Audur Ava Ólafsdóttir
Grove | December 6, 2022
Audur Ava Ólafsdóttir’s Animal Life, translated by Brian FitzGibbon, explores life’s ordinary extremes, dealing with light and darkness, birth and death, and animality and humanity. For four years, the protagonist Dyja has immersed herself in four manuscripts written by her deceased grandaunt that struggle to answer such questions as “What is the truth about light?” Dyja is her grandaunt’s most careful reader, inhabiting her grandaunt’s words and ideas with a devotion that she doesn’t seem to grant her own life, which slips into the background soon after the novel opens.
Dyja is a midwife, and Animal Life begins with her successful delivery of a baby boy. Midwifery runs through the female line of her family (as being an undertaker runs through her paternal side). She inherited the vocation from her grandaunt, who was also named Dómhildur but nicknamed Fifa. When Fifa died, Dyja also inherited her grandaunt’s apartment in a district of Reykjavík. Animal Life begins four years after Fifa’s death, and as Dyja reads her grandaunt’s manuscripts, she lives in the apartment without changing a thing. The hodgepodge of teak furniture, porcelain nick-nacks, faulty light fixtures and embroidered wall hangings are more fitting of an older woman. What results from the tension between Dyja’s occupation and her daily life is another extreme: the vibrancy of birth versus life’s stagnation.
This extreme is also explored in her grandaunt’s manuscripts. The first that Dyja reads is called Living experiences of seven female midwives and one male midwife in the north-west of the country. It is based on Dyja’s great-grandmother’s diaries and interviews with other midwives that Fifa conducted in her lifetime. As Dyja read through the midwives’ interviews, she thought, “I have come to the conclusion that my grandaunt has always, in fact, been writing about herself, that her interviews with the seven elderly midwives were actually interviews with herself, that their stories were in fact her story, transposed to another time and place.” Likewise, Dyja narrating about her grandaunt is the same as Dyja narrating her own story. She is the inheritor of more than just her grandaunt’s occupation, manuscripts and apartment. In a way, she has stepped into her grandaunt’s life and made it her own, keeping Fifa’s memories alive through living a very similar life. At the same time, it’s obvious that Dyja has put her own life on hold.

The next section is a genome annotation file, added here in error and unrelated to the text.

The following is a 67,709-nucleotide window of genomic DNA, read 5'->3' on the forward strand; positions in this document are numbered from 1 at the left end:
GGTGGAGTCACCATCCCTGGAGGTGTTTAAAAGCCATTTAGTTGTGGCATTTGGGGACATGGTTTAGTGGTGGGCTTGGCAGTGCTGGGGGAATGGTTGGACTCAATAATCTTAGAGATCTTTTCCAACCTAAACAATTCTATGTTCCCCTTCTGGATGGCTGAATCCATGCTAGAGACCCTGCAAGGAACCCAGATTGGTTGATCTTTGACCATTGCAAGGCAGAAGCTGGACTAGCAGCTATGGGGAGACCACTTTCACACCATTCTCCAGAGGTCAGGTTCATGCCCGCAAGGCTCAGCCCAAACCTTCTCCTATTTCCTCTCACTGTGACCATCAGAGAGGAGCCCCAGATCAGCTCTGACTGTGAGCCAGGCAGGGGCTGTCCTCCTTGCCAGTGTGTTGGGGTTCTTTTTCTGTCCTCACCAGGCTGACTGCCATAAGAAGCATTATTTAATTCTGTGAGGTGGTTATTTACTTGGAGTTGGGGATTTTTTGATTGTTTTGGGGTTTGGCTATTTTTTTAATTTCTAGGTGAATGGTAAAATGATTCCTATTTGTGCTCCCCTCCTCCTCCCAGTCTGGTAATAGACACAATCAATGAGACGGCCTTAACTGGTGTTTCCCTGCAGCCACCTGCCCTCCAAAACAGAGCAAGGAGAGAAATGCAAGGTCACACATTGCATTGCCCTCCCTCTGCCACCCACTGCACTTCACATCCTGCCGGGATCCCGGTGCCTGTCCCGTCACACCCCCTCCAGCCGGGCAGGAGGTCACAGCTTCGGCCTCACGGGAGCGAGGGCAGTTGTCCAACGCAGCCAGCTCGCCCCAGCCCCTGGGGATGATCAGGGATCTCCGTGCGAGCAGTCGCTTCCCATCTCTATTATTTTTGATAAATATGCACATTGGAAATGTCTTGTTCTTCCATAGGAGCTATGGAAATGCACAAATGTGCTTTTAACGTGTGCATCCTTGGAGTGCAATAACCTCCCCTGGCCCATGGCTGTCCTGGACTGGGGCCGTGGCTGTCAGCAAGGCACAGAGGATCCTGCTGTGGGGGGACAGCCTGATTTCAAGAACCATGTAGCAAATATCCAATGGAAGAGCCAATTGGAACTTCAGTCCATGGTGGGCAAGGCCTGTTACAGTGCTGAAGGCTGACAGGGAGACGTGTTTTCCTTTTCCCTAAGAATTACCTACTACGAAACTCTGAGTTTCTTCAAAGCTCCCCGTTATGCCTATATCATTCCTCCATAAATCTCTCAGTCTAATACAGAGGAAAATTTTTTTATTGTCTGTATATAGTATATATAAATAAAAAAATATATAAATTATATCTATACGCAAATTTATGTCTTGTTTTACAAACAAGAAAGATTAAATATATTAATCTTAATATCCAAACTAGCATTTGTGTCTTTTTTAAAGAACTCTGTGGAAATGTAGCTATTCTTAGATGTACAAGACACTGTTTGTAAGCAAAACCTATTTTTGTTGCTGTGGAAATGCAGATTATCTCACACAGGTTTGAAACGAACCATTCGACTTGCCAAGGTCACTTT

Dyja never reflects or opines, though, about her position as Fifa’s memory keeper, but she does make decisions as the novel advances that signal her emerging individuality. Dyja calls an electrician, whose baby she had delivered a few weeks earlier, who suggests she knock down a partition in the apartment, creating more space. When Dyja’s midwife colleague visits to discuss her delivery of a baby that died, the colleague offers to help Dyja paint the apartment’s walls. What follows is an unexpected apartment remodel on the eve of a huge snowstorm. The colleague brings friends and they get to work, knocking down the wall, taking away Fifa’s furniture and painting. Ólafsdóttir relates Dyja’s remodeling efforts with a surprising starkness: she simply acts. The interior Dyja questions and reflects on throughout Animal Life is only ever her grandaunt’s, who was too busy parsing light and dark, human and animal, birth and death to think about the more common human dramas, like what an apartment looks like.
After the winter storm crashes through Reykjavík, Dyja stands at her window observing the destruction. “Scores of trees have snapped in the graveyard and the crosses are scattered all over like saplings. The earth’s body is a gaping wound; its surface is torn and lacerated.” Fifa’s three other manuscripts are fragmentary musings on the inferiority of man to animal and the unknowability of nature, especially the mysterious qualities of light. It is fitting that the novel end on a scene of nature overpowering the human. But Dyja’s story is also about how human impacts human, how Fifa left her mark on Dyja, how Dyja carries that mark like a memory. Animal Life is a subtle and stunning work for anyone who has felt the impact of an ancestor, who has lost themselves to a past that feels like their own.